VOGUE CREAMERY CO v. ACME ICE CREAM CO

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District Court of Appeal, First District, Division 2, California.

VOGUE CREAMERY CO. v. ACME ICE CREAM CO. et al.

Civ. 9695.

Decided: July 09, 1935

Marshall B. Woodworth and Russell P. Tyler, both of San Francisco, for appellant. Joseph C. Meyerstein, of San Francisco, for respondent Acme Ice Cream Co. Gregory, Hunt & Melvin, Gavin McNab, Schmulowitz, Wyman, Aikins & Brune, Brobeck, Phleger & Harrison, and Oliver B. Wyman, all of San Francisco (Wallace Sheehan, of San Francisco, of counsel), for respondents Pacific Dairy Products Co. and Golden State Milk Products Co.

Plaintiff sued for damages for breach of contract. Nonsuits were granted as to all the defendants, the order relating to the defendant Acme Ice Cream Company stating that it was made on the sole ground that the plaintiff was in default in the payment of its license and franchise taxes and therefore unable to perform its obligations. This defendant had advanced nine grounds in its motion for a nonsuit, and if any one of these grounds is sound, the judgment must be affirmed. The other defendants were joined as subsequent purchasers of some of the assets of the Acme Company.

On May 1, 1924, the plaintiff entered into a written contract with the Acme whereby the latter agreed to purchase the corporate assets of the plaintiff for the full purchase price, to be paid within five years, of $70,000 of which sum not more than $35,000 was to go to the payment of the liabilities of the plaintiff. The latter represented that the assets were of the value of $70,000 and that the indebtedness did not exceed $35,000. The contract also called for the payment by Acme of $12,000 of the principal and $5,700 in interest within two years after the execution of the agreement and the payment of $500 a month thereafter. The Acme agreed to pay all taxes and assessments on the real and personal property to be acquired.

Following the execution of the contract, the Acme paid for the use and benefit of the plaintiff sums in excess of $83,000; the president of the plaintiff corporation absconded, and the directors permitted a suspension of its charter for nonpayment of the state license and franchise taxes. On May 1, 1929, the vice president of the plaintiff corporation elected to treat the contract as repudiated and made demand upon the Acme for full performance.

On the trial plaintiff proved in its own case that it was unable to perform any of its obligations under the contract because of the suspension of its charter; that it could not vest title to the real estate sold because it did not have title at that time, or at any time subsequent to the execution of the contract; that it could not vest title to the major portion of the personal property because such title, at the time of the contract and at the time of the alleged tender, was continuously in another. Plaintiff's case showed further that it did not meet its stipulation in the contract that an audit would show that its assets were worth $70,000 and that its liabilities were not in excess of $35,000. In both instances the audit showed the contrary. It was also shown that, whereas the contract stipulated that the Acme should assume and pay debts of not more than $35,000 of the plaintiff, sums in excess of $83,000 were paid to plaintiff before the alleged breach.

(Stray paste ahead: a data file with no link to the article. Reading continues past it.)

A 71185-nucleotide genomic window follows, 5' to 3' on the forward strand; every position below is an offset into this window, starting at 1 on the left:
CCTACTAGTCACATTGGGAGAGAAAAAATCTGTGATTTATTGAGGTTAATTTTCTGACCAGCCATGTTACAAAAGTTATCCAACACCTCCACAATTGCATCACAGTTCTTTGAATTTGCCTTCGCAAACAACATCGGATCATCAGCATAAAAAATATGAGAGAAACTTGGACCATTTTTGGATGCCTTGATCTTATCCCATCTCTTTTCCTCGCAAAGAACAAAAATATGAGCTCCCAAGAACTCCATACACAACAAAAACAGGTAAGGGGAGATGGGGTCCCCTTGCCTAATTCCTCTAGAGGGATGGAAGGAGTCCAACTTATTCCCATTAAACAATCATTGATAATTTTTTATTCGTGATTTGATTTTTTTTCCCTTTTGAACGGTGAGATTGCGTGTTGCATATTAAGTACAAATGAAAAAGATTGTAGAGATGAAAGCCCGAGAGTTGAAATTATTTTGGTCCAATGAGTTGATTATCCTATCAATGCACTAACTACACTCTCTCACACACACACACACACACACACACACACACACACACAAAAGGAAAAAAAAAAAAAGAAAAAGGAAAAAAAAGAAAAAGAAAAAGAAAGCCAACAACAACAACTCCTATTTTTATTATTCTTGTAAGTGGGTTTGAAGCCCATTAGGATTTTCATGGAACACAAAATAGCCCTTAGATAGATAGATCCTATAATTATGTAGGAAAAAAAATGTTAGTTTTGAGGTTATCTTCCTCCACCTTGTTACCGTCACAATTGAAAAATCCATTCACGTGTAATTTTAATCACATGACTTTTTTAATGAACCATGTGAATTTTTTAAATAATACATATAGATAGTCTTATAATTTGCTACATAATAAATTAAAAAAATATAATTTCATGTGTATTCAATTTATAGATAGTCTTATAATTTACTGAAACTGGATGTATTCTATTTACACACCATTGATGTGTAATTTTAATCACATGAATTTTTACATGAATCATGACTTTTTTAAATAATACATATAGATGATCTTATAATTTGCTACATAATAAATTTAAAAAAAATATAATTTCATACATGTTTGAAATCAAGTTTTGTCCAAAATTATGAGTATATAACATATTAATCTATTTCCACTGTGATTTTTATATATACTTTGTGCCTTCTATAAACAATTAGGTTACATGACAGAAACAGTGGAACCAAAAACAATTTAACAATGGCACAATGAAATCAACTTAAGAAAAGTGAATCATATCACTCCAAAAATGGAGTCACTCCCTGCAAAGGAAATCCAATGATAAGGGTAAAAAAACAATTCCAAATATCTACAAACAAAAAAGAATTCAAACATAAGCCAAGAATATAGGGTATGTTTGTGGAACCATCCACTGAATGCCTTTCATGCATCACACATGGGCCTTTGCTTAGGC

Under the provisions of section 3669c of the Political Code, in effect at the time, the appellant was incapable of exercising any of its corporate rights or powers because of its failure to pay its state franchise and license taxes. It was therefore incapable of making a valid tender, a valid transfer of either real or personal property, or a valid delivery of its treasury stock as required by the contract. Ransome Crummey Co. v. Superior Court, 188 Cal. 393, 397, 205 P. 446. No burden was cast upon the Acme to keep appellant in good standing. The contract merely required the Acme to pay taxes and assessments levied against the “properties hereby leased.” Hence appellant, by its own hand, put it beyond its power to perform its obligations under the contract. When a vendor under an executory contract has rendered himself unable to perform, he cannot complain of the vendee's repudiation, and cannot recover upon his offer of performance if he is not able and willing to perform according to the offer. Section 1495, Civ. Code; Dickey v. Kuhn, 106 Cal. App. 300, 304, 306, 289 P. 242.

But aside from this, appellant's evidence demonstrated that there had been paid under the contract sums for its use and benefit far in excess of the amounts due from this respondent and that, notwithstanding these payments, it had failed to deliver the consideration called for. Hence upon the evidence offered, taken with all favorable inferences, appellant failed to show any cause for damages against any of the respondents.

The nonsuits as to the other defendants were proper for the additional reason that the evidence demonstrated that they merely purchased some of the assets of the Acme without assuming the liabilities.

The judgment is affirmed.

NOURSE, Presiding Justice.

We concur: STURTEVANT, J.; SPENCE, J.

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